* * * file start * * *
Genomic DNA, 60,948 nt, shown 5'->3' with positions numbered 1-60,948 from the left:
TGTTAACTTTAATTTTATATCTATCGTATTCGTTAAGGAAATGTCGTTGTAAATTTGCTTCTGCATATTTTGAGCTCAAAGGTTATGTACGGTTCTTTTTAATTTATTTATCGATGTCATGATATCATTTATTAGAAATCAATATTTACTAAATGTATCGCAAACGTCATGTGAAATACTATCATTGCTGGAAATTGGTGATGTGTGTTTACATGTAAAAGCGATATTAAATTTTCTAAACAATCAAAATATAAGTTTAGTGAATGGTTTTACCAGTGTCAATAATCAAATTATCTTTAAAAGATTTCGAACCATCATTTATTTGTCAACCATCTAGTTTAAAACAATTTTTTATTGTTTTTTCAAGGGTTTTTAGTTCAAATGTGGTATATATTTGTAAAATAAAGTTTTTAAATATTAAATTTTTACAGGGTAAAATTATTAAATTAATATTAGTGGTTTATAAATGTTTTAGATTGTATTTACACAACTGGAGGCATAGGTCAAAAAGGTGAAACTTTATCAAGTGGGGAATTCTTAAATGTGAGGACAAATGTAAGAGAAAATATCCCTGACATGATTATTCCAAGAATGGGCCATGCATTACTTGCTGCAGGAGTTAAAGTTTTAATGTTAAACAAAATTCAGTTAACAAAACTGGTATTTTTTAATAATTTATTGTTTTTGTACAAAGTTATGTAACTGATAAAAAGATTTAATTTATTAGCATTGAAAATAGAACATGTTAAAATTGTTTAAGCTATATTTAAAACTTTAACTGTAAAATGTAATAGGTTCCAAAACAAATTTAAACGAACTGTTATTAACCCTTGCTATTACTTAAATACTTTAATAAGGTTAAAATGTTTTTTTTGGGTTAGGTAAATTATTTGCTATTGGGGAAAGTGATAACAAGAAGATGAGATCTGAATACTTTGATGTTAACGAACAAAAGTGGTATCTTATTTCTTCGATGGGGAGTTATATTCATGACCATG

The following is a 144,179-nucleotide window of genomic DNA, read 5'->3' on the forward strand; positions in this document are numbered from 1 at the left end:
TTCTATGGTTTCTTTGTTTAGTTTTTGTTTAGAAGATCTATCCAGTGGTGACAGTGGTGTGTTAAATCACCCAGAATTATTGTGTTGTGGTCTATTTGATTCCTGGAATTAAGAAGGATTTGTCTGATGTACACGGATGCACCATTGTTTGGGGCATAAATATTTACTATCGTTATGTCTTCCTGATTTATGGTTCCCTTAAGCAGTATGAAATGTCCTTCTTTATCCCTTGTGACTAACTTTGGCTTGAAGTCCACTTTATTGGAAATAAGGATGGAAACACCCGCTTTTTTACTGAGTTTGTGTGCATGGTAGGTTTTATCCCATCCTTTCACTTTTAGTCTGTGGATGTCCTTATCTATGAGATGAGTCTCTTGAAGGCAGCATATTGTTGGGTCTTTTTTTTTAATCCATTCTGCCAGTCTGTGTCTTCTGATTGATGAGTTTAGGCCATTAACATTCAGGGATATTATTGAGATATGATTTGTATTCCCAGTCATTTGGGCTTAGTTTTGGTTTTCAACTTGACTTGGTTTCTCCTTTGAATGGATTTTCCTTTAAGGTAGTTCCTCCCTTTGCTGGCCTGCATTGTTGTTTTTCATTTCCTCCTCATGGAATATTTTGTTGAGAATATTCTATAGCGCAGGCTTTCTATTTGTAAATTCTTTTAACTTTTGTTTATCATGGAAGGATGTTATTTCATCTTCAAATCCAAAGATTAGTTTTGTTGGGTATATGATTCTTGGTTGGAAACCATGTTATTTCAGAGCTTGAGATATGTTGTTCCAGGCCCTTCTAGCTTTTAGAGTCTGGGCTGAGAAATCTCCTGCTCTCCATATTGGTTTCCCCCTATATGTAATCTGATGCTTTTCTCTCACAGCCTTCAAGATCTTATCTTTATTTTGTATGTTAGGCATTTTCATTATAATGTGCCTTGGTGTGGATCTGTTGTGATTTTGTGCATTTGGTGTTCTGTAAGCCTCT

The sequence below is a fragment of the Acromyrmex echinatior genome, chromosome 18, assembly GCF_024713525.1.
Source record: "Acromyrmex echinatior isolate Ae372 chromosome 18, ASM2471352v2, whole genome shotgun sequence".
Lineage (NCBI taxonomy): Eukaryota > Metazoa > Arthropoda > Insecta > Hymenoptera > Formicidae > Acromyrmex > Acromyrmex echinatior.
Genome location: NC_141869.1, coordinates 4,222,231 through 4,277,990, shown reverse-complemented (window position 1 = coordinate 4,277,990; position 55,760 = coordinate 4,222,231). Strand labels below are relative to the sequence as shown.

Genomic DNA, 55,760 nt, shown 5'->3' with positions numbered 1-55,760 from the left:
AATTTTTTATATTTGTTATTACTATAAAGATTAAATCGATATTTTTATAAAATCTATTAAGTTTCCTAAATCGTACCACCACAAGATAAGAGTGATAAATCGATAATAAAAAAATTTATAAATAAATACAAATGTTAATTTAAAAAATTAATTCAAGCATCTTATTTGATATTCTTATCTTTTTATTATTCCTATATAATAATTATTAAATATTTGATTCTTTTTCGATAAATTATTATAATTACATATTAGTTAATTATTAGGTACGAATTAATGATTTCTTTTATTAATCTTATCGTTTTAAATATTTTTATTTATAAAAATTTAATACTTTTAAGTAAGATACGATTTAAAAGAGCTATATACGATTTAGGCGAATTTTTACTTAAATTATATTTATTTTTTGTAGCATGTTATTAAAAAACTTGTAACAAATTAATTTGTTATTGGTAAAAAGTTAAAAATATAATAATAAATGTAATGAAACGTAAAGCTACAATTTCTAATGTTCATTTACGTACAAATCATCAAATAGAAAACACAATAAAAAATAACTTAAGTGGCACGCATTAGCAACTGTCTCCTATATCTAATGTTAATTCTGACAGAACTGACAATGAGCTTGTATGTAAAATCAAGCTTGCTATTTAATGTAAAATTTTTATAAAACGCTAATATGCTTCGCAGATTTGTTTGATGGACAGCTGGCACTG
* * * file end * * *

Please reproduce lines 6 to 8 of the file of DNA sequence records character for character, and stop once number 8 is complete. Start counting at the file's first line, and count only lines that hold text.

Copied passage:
Source record: "Acromyrmex echinatior isolate Ae372 chromosome 18, ASM2471352v2, whole genome shotgun sequence".
Lineage (NCBI taxonomy): Eukaryota > Metazoa > Arthropoda > Insecta > Hymenoptera > Formicidae > Acromyrmex > Acromyrmex echinatior.
Genome location: NC_141869.1, coordinates 4,222,231 through 4,277,990, shown reverse-complemented (window position 1 = coordinate 4,277,990; position 55,760 = coordinate 4,222,231). Strand labels below are relative to the sequence as shown.